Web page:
This creates a crescendo toward the end of the programme, where they have a whole-group presentation to their entire community around the issues they’ve been discussing. After this meeting, the issues and solutions the groups present are brought to community leaders. It can change the way a community operates and supports one another. In this way, the programme builds bridges to reach consensus around shared values and pushes communities to seek positive solutions to common challenges.
4. There are now different versions of Stepping Stones for different age groups, including children. Why is this intervention important for girls, boys and young adults?
We know how important it is to work with children between the ages of 5-9, as all international technical guidance around comprehensive sexuality education recommends starting at age 5. We created the Stepping Stones programme for use with children aged 5-14 and their caregivers in-line with that guidance, in the hopes that we could help bring up the next generation of young people to feel proud of themselves, believe in themselves, and build strength through the unity of their peer groups. We want them to recognise that they’re not alone. And on top of that, we want to give caregivers positive parenting skills to reduce violence and protect their children.
In a recent pilot project, we saw that children living with HIV in the programme showed significant improvements in their body weights and CD4 counts when compared with those in the control who hadn’t gone through the programme. We also saw an increase of healthy, positive disclosure – in other words, an increase in the number of parents telling their children about their HIV status for the first time. In the pilot, we saw the disclosure rate of Stepping Stones participants go up from 27% before the programme to 93% by the end.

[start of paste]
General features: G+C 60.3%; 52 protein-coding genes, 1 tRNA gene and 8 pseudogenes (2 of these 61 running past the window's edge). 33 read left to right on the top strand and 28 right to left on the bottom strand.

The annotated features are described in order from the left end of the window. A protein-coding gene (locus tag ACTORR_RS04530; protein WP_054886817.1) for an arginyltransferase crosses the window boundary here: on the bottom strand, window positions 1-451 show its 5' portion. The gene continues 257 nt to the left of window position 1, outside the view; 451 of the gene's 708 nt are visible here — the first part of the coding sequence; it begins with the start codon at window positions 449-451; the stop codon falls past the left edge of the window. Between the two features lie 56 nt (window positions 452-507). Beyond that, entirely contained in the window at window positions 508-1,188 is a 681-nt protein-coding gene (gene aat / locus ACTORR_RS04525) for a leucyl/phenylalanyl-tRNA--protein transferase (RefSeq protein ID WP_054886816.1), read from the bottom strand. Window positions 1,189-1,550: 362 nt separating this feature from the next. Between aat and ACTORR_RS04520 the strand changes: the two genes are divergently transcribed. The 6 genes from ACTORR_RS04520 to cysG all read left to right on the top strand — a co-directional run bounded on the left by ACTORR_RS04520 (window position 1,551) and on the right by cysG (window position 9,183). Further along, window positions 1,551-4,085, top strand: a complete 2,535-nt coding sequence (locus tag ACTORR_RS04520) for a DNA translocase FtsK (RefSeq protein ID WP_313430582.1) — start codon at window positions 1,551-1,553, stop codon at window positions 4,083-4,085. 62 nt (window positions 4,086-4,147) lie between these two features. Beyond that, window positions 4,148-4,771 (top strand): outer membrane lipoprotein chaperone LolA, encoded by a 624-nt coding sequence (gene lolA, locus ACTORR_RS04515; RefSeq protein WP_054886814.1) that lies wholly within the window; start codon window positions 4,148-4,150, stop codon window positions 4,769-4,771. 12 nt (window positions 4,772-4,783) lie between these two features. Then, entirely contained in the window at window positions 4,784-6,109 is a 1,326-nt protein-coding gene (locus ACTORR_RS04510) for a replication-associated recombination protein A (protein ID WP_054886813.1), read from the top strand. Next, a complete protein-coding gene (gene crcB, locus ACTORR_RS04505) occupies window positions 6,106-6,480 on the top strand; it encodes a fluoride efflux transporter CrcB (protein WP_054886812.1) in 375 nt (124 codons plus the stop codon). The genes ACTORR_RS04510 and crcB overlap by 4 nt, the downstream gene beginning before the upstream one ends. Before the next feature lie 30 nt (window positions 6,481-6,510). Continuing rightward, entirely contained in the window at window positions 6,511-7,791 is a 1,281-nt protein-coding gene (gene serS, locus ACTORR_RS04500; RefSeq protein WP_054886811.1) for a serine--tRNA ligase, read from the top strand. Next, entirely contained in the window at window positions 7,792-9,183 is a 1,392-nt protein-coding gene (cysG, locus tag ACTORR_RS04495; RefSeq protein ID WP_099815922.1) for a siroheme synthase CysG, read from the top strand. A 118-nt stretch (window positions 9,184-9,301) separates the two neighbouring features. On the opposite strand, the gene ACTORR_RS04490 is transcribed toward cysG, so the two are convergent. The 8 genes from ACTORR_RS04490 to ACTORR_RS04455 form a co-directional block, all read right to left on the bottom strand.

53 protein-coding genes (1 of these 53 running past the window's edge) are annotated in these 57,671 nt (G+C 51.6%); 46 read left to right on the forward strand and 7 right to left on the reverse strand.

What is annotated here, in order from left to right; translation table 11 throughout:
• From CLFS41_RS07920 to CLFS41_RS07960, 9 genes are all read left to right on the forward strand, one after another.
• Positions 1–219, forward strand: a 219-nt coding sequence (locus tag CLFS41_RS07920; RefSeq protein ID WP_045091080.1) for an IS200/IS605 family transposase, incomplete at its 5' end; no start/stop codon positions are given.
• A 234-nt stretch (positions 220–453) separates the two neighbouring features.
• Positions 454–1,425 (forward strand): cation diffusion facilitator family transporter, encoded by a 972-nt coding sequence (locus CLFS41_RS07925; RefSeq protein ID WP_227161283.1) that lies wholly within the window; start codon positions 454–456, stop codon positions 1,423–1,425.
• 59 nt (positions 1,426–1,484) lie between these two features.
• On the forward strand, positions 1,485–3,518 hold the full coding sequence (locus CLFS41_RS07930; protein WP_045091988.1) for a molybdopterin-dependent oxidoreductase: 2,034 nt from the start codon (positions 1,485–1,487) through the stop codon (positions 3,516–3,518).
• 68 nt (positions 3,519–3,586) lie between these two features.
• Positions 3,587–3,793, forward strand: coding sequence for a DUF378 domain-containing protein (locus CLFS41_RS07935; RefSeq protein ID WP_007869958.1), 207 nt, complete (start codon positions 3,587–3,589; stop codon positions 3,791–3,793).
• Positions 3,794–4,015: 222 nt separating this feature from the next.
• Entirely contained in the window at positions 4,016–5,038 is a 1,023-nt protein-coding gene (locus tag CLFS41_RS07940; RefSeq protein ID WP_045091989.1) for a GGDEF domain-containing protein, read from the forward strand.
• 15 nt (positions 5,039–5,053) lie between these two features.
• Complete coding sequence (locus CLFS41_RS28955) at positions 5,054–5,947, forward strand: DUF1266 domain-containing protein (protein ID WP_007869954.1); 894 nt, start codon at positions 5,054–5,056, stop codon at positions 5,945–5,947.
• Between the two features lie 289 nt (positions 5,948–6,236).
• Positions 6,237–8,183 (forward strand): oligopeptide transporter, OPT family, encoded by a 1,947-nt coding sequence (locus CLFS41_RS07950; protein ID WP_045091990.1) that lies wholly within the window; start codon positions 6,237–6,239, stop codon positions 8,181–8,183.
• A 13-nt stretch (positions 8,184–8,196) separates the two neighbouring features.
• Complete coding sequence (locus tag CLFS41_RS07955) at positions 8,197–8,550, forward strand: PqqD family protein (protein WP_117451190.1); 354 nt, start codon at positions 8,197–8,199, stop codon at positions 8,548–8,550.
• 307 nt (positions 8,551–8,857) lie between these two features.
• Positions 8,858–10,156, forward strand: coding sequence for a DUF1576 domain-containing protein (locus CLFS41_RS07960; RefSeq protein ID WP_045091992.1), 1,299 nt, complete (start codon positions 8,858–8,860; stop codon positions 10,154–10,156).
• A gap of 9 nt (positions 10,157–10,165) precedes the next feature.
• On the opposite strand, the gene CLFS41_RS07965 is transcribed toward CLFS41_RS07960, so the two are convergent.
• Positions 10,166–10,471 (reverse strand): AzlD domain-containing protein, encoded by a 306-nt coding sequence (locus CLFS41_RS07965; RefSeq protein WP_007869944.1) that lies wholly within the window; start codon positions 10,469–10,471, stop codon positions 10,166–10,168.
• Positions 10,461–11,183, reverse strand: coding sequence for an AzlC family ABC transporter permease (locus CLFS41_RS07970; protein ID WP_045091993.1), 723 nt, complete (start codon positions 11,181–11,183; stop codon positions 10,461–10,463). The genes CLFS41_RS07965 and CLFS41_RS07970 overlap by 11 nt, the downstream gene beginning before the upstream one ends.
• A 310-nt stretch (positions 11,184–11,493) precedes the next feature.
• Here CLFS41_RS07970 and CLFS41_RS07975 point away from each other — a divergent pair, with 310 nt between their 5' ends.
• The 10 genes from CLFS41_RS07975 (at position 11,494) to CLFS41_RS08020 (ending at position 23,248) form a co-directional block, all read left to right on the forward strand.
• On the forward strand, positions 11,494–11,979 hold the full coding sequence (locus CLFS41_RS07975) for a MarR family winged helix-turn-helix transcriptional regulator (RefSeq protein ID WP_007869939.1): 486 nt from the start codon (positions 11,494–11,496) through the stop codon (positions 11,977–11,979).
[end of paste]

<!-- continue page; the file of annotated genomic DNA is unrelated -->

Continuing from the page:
An overview of the Stepping Stones with Children programme in Tanzania, created by film-maker and anthropologist Dominique Chadwick.
5. Since its publication, Stepping Stones has become immensely popular. However, it has faced issues with adaptation in various contexts. Can you tell me more how Stepping Stones has taken many forms over the years?
We absolutely welcome adaptations of the programme. It is critical to adapt the programme for each different context – and to pilot that adaptation before scale-up. And provided people have stuck to the structure and principles of the programme as we have outlined them, there are many wonderful people who have created several great adaptations out there. These are what we have tried to use as examples in this adaptation guideline.
However, we are not sure whether people access it. Even if they do, we know of one major agency in the US that decided not to pursue a discussion with us because they could not manage to budget for our recommended five weeks training process for facilitators. It’s so sad because all the evidence from the DFID What Works programme confirms all that we stated in these adaptation guidelines back in 2017, and the importance of well trained and supported trainers.
Donors and implementers seem still to be focusing on top-down, bio-medically driven approaches to reduce HIV among very early adolescent girls and young women aged 10-14. This is regularly done with short-term project funding cycles, with quantitative results-based indicators and little process evaluation. They also often work only with HIV-negative girls and young women, not boys or young children, and offer very limited training for trainers.